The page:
Northern Ireland

Families of Disappeared: Haass talks can help

Kieran McGraw
Image caption Kieran McGraw said he hoped the Haass talks would help to recover the rest of the bodies.

Families of the Disappeared, people abducted during the Troubles, have said the Haass talks can help to have the remains of their loved ones returned.

The Disappeared were murdered and their bodies secretly buried by republicans.

A series of events are being held in Belfast at the weekend to highlight the plight of their relatives.

Families attended a special exhibition at Belfast City Hall on Saturday and later laid a wreath at the steps of parliament buildings at Stormont.

Former US envoy Richard Haass is chairing talks on flags, parading and dealing with the past - areas that have proven difficult for Northern Ireland's political parties to resolve.


The Provisional IRA admitted responsibility for the deaths of 13 of 16 people who went missing during the Troubles.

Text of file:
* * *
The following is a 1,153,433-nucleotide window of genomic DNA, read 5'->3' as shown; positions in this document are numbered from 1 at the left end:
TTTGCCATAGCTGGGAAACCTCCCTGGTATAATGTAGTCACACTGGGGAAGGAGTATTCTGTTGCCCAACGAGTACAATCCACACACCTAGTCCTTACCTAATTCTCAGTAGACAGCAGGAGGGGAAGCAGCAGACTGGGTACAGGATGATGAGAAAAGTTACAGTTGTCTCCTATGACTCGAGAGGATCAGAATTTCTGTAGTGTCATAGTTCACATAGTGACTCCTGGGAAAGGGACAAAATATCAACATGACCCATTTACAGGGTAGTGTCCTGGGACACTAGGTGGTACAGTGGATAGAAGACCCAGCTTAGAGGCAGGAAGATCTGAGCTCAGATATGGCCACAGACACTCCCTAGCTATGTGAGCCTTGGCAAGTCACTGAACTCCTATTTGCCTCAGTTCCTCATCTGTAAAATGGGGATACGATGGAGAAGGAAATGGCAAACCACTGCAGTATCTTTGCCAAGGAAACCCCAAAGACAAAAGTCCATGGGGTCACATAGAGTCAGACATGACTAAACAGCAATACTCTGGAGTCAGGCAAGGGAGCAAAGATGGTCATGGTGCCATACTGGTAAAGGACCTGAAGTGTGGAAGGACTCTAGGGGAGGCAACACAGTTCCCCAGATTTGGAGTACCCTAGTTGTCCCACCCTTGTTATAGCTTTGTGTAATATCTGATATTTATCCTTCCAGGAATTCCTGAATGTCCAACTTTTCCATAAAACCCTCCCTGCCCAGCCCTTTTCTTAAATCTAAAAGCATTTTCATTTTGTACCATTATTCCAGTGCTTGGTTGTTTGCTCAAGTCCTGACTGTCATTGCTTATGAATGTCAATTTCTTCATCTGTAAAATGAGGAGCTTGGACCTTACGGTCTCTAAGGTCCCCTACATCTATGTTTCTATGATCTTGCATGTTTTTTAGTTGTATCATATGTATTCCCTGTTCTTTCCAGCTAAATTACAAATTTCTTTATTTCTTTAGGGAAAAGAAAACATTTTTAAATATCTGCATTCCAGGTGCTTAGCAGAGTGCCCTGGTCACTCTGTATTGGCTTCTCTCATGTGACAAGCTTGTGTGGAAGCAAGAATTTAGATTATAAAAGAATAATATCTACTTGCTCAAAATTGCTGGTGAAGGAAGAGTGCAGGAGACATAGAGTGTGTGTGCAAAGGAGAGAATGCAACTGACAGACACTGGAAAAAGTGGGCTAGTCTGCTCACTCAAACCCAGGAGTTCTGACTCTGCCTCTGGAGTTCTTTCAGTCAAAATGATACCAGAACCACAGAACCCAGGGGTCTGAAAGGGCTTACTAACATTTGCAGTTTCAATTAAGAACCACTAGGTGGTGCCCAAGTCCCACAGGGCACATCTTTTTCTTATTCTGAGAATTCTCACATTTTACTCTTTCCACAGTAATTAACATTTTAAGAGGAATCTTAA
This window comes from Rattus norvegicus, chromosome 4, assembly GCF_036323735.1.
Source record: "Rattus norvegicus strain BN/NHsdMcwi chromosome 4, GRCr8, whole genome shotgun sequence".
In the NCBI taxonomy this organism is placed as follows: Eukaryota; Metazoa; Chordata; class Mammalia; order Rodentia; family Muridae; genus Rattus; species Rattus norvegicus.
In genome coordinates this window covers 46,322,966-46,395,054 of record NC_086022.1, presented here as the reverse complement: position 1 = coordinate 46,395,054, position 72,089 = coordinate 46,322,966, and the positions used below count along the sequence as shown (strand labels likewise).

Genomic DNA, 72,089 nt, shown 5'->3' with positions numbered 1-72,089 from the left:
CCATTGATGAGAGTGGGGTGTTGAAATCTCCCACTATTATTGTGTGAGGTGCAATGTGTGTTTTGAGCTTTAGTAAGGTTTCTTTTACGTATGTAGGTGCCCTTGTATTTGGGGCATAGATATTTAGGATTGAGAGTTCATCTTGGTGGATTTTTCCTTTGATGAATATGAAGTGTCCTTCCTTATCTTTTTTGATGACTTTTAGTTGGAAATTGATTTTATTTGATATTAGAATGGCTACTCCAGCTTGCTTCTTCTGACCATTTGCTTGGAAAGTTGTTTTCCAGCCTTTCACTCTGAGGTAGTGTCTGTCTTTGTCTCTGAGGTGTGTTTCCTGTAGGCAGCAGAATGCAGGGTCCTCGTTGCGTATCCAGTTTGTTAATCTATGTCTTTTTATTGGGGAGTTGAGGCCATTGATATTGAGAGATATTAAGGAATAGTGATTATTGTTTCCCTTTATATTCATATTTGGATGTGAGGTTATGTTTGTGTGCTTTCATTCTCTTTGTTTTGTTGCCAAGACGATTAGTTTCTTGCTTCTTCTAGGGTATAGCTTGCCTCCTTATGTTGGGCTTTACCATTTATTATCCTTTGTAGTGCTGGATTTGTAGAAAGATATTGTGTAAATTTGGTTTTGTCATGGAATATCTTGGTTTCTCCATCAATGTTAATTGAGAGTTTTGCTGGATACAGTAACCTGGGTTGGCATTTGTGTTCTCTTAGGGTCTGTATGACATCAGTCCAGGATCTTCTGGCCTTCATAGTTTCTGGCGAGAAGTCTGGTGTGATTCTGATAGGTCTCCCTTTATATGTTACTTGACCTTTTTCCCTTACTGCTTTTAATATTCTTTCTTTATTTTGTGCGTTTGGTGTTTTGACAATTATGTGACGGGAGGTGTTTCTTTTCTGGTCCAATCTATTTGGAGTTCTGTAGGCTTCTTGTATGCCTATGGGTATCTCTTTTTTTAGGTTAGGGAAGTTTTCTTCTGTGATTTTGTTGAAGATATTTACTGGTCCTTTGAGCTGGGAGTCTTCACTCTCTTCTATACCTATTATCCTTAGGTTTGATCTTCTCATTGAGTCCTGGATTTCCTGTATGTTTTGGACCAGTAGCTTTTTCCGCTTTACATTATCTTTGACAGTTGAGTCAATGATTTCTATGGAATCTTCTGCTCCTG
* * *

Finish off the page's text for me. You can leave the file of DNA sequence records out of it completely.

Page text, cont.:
Another republican paramilitary group, the INLA, said it killed one person.

There are two people whose deaths have not been claimed by any group.

To date, the remains of nine victims have been recovered.

The relatives said there were people who could end their nightmare by making it known where the remaining bodies are.

Kieran McGraw, of the Campaign for the Disappeared, said: "The Haass talks, there seems to be good involvement from everybody, so hopefully that would push forward (attempts at) getting the information out and recovering the rest of the bodies."

Margaret Mc Kinney, who is 82 years old, said her son Brian was abducted and murdered in 1978. It was 21 years before his remains were finally found and he could be given a proper burial.

"I knew he was dead, but looking for his body among hedges - God when I think back on those days, I would have needed some help because I was going insane," she said.

"I thank God I have him now and know where he is."